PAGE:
Analysis of low-level implementations of cryptographic protocols
Gkaniatsou, Andriana Evgenia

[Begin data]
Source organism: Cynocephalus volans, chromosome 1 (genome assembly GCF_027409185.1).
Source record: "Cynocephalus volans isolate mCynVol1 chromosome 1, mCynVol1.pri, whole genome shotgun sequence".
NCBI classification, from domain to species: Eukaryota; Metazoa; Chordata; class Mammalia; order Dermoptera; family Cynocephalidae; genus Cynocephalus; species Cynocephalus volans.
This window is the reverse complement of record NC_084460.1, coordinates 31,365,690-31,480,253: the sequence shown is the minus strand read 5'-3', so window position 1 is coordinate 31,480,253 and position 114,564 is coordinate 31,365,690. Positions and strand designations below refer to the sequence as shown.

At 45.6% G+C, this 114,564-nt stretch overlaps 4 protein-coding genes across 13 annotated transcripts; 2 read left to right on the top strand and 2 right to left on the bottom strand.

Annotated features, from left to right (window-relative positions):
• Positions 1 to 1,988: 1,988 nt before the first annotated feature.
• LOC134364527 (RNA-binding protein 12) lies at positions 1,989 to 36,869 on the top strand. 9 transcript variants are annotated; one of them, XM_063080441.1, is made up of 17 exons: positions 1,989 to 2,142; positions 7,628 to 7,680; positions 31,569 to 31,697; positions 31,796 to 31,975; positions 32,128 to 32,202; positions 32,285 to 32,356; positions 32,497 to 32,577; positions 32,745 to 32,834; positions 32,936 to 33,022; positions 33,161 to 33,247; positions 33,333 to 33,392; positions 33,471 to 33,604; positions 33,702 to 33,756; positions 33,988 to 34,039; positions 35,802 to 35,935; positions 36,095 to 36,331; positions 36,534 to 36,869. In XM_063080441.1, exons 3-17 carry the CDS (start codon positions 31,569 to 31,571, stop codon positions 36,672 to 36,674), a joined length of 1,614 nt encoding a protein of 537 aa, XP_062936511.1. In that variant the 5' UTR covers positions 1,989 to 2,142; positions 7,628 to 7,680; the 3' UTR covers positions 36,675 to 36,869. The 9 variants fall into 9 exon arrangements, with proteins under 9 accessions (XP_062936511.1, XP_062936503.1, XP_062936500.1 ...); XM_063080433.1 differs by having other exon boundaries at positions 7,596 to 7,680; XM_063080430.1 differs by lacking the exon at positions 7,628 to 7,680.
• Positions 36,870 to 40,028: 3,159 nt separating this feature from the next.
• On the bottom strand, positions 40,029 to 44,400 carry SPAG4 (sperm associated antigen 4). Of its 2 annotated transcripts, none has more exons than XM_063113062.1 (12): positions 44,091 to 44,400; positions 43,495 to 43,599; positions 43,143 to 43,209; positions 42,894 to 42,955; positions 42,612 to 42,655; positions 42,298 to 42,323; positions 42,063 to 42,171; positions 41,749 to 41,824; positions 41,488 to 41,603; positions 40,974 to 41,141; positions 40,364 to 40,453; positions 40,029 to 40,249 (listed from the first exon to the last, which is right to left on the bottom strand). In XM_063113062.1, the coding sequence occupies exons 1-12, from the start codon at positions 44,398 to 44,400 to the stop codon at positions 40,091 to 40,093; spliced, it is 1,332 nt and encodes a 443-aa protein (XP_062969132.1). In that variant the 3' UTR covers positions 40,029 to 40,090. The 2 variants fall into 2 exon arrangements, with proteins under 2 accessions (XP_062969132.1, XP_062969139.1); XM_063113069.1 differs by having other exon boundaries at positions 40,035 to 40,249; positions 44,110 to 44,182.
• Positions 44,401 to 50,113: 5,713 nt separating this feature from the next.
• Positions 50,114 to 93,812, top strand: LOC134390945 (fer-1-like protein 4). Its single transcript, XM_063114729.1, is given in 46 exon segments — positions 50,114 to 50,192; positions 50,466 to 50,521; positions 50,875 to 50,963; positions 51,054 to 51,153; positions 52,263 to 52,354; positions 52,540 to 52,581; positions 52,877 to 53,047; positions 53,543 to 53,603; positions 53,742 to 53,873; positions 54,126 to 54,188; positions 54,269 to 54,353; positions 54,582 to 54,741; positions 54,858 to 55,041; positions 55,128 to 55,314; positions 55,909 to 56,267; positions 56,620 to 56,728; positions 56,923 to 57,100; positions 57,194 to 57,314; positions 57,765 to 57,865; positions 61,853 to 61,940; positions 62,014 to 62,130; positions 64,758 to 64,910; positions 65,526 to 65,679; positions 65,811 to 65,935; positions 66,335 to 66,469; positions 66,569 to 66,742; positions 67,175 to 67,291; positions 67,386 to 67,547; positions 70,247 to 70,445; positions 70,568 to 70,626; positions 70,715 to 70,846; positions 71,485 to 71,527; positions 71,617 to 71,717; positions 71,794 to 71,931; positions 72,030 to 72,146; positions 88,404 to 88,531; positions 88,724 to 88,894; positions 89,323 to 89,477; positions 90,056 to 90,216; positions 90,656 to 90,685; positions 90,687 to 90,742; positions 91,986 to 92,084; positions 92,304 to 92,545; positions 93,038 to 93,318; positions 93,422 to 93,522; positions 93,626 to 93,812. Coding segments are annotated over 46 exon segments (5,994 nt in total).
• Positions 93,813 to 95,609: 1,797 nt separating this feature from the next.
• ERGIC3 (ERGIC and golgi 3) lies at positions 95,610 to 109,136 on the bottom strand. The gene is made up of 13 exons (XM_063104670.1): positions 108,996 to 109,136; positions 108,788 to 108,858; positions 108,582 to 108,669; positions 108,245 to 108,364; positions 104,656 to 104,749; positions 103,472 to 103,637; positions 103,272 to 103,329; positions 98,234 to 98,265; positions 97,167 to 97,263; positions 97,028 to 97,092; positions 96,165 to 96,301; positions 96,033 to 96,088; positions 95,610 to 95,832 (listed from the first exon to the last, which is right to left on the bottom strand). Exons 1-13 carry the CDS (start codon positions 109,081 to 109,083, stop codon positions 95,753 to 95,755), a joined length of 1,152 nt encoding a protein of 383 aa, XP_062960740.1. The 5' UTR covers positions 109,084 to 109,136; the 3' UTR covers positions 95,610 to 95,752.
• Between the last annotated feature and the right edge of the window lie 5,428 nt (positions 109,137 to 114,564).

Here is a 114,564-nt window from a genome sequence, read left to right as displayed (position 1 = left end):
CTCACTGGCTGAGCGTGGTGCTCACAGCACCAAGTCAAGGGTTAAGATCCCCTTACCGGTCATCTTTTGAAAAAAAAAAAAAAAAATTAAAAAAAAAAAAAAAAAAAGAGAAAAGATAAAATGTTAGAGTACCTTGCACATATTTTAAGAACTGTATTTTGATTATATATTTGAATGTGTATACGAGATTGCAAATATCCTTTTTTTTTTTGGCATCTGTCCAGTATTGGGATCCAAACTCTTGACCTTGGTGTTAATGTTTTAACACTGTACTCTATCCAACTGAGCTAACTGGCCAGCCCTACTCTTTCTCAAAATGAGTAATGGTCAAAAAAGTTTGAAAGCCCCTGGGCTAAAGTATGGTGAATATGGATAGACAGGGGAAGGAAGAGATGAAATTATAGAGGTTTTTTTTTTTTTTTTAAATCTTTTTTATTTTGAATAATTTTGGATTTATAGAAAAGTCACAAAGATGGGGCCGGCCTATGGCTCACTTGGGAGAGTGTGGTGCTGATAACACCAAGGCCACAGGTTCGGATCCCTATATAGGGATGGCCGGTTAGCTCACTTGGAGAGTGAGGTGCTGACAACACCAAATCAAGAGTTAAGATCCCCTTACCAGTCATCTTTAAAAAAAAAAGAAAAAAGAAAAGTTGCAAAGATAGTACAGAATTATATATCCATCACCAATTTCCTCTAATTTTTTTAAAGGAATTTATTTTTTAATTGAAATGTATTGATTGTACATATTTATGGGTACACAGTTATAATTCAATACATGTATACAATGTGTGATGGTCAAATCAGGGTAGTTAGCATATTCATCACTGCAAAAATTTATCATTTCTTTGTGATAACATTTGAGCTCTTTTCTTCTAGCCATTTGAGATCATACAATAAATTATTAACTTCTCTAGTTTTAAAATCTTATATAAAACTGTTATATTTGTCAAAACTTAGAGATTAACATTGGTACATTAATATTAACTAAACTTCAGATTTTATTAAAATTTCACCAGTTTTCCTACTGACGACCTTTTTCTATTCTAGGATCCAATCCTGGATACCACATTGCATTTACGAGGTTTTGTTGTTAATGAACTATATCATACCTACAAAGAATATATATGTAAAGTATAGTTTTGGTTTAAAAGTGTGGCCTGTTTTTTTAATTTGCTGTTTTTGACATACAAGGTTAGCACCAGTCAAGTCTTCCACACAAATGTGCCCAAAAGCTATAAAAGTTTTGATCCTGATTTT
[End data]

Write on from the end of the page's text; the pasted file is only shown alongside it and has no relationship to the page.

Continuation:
This thesis examines the vulnerabilities due to low-level implementation deficiencies of otherwise secure communication protocols in smart-cards. Smart-cards are considered to be one of the most secure, tamper-resistant, and trusted devices for implementing confidential operations, such as authentication, key management, encryption and decryption for financial, communication, security and data management purposes. The self-containment of smart-cards makes them resistant to attacks as they do not depend on potentially vulnerable external resources. As such, smart-cards are often incorporated in formally-verified protocols that require strong security of the cryptographic computations. Such a setting consists of a smart-card which is responsible for the execution of sensitive operations, and an Application Programming Interface (API) which implements a particular protocol. For the smart-card to execute any kind of operation there exists a confidential low-level communication with the API, responsible for carrying out the protocol specifications and requests. This communication is kept secret on purpose by some vendors, under the assumption that hiding implementation details enhances the system’s security. The work presented in this thesis analyses such low-level protocol implementations in smart-cards, especially those whose implementation details are deliberately kept secret. In particular, the thesis consists of a thorough analysis of the implementation of PKCS#11 and Bitcoin smart-cards with respect to the low-level communication layer. Our hypothesis is that by focusing on reverse-engineering the low-level implementation of the communication protocols in a disciplined and generic way, one can discover new vulnerabilities and open new attack vectors that are not possible when looking at the highest levels of implementation, thereby compromising the security guarantees of the smart-cards. We present REPROVE, a system that automatically reverse-engineers the low-level communication of PKCS#11 smart-cards, deduces the card’s functionalities and translates PKCS#11 cryptographic functions into communication steps. REPROVE deals with both standard-conforming and proprietary implementations, and does not require access to the card. We use REPROVE to reverse-engineer seven commercially available smart-cards. Moreover, we conduct a security analysis of the obtained models and expose a set of vulnerabilities which would have otherwise been unknown. To the best of our knowledge, REPROVE is the first system to address proprietary implementations and the only system that maps cryptographic functions to communication steps and on-card operations. To that end, we showcase REPROVE’s usefulness to a security ecosystem by integrating it with an existing tool to extract meaningful state-machines of the card’s implementations. To conduct a security analysis of the results we obtained, we define a threat model that addresses low-level PKCS#11 implementations. Our analysis indicates a series of implementation errors that leave the cards vulnerable to attacks. To that end, we showcase how the discovered vulnerabilities can be exploited by presenting practical attacks. The results we obtained from the PKCS#11 smart-card analysis showed that proprietary implementations commonly hide erroneous behaviours. To test the assumption that the same practice is also adopted by other protocols, we further examine the low-level implementation of the only available smart-card based Bitcoin wallets, LEDGER. We extract the different protocols that the LEDGER wallets implement and conduct a through analysis. Our results indicate a set of vulnerabilities that expose the wallets as well as the processed transactions to multiple threats. To that end, we present how we successfully mounted attacks on the LEDGER wallets that lead to the loss of the wallet’s ownership and consequently loss of the funds. We address the lack of well-defined security properties that Bitcoin wallets should conform to by introducing a general threat model. We further use that threat model to propose a lightweight fix that can be adopted by other, not necessarily smart-card-based, wallets.